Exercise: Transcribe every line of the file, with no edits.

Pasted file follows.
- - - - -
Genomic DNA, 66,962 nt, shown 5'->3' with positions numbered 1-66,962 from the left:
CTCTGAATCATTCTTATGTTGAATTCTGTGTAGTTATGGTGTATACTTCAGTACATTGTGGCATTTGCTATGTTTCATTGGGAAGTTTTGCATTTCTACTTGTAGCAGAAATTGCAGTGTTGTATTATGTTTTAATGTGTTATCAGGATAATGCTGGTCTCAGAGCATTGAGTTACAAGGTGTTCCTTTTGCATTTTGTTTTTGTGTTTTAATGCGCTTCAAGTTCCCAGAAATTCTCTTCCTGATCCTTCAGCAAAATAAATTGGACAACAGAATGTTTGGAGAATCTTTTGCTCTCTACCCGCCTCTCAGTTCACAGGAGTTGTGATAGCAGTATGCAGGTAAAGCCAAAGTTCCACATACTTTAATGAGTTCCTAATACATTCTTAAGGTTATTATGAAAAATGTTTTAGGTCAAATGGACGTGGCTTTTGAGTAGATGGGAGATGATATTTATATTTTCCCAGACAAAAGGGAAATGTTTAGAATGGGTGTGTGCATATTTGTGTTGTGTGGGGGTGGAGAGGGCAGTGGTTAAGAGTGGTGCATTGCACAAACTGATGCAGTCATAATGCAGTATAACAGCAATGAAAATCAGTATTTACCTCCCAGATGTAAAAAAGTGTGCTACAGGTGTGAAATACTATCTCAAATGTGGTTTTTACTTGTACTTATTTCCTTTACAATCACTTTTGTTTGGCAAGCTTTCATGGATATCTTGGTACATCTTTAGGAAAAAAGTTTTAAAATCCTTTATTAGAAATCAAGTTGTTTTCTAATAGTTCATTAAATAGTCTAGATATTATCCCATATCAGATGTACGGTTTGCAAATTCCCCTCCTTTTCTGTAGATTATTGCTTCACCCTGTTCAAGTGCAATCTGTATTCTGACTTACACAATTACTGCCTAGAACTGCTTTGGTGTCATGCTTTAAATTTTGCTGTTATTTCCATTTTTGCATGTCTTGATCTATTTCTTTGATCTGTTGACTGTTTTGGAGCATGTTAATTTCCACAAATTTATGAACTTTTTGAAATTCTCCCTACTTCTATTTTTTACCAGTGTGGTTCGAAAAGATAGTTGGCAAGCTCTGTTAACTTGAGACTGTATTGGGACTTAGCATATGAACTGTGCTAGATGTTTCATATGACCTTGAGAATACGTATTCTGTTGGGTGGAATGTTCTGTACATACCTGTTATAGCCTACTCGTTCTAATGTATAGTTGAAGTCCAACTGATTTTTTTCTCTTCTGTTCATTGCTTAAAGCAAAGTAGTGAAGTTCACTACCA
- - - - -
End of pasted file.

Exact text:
Genomic DNA, 66,962 nt, shown 5'->3' with positions numbered 1-66,962 from the left:
CTCTGAATCATTCTTATGTTGAATTCTGTGTAGTTATGGTGTATACTTCAGTACATTGTGGCATTTGCTATGTTTCATTGGGAAGTTTTGCATTTCTACTTGTAGCAGAAATTGCAGTGTTGTATTATGTTTTAATGTGTTATCAGGATAATGCTGGTCTCAGAGCATTGAGTTACAAGGTGTTCCTTTTGCATTTTGTTTTTGTGTTTTAATGCGCTTCAAGTTCCCAGAAATTCTCTTCCTGATCCTTCAGCAAAATAAATTGGACAACAGAATGTTTGGAGAATCTTTTGCTCTCTACCCGCCTCTCAGTTCACAGGAGTTGTGATAGCAGTATGCAGGTAAAGCCAAAGTTCCACATACTTTAATGAGTTCCTAATACATTCTTAAGGTTATTATGAAAAATGTTTTAGGTCAAATGGACGTGGCTTTTGAGTAGATGGGAGATGATATTTATATTTTCCCAGACAAAAGGGAAATGTTTAGAATGGGTGTGTGCATATTTGTGTTGTGTGGGGGTGGAGAGGGCAGTGGTTAAGAGTGGTGCATTGCACAAACTGATGCAGTCATAATGCAGTATAACAGCAATGAAAATCAGTATTTACCTCCCAGATGTAAAAAAGTGTGCTACAGGTGTGAAATACTATCTCAAATGTGGTTTTTACTTGTACTTATTTCCTTTACAATCACTTTTGTTTGGCAAGCTTTCATGGATATCTTGGTACATCTTTAGGAAAAAAGTTTTAAAATCCTTTATTAGAAATCAAGTTGTTTTCTAATAGTTCATTAAATAGTCTAGATATTATCCCATATCAGATGTACGGTTTGCAAATTCCCCTCCTTTTCTGTAGATTATTGCTTCACCCTGTTCAAGTGCAATCTGTATTCTGACTTACACAATTACTGCCTAGAACTGCTTTGGTGTCATGCTTTAAATTTTGCTGTTATTTCCATTTTTGCATGTCTTGATCTATTTCTTTGATCTGTTGACTGTTTTGGAGCATGTTAATTTCCACAAATTTATGAACTTTTTGAAATTCTCCCTACTTCTATTTTTTACCAGTGTGGTTCGAAAAGATAGTTGGCAAGCTCTGTTAACTTGAGACTGTATTGGGACTTAGCATATGAACTGTGCTAGATGTTTCATATGACCTTGAGAATACGTATTCTGTTGGGTGGAATGTTCTGTACATACCTGTTATAGCCTACTCGTTCTAATGTATAGTTGAAGTCCAACTGATTTTTTTCTCTTCTGTTCATTGCTTAAAGCAAAGTAGTGAAGTTCACTACCA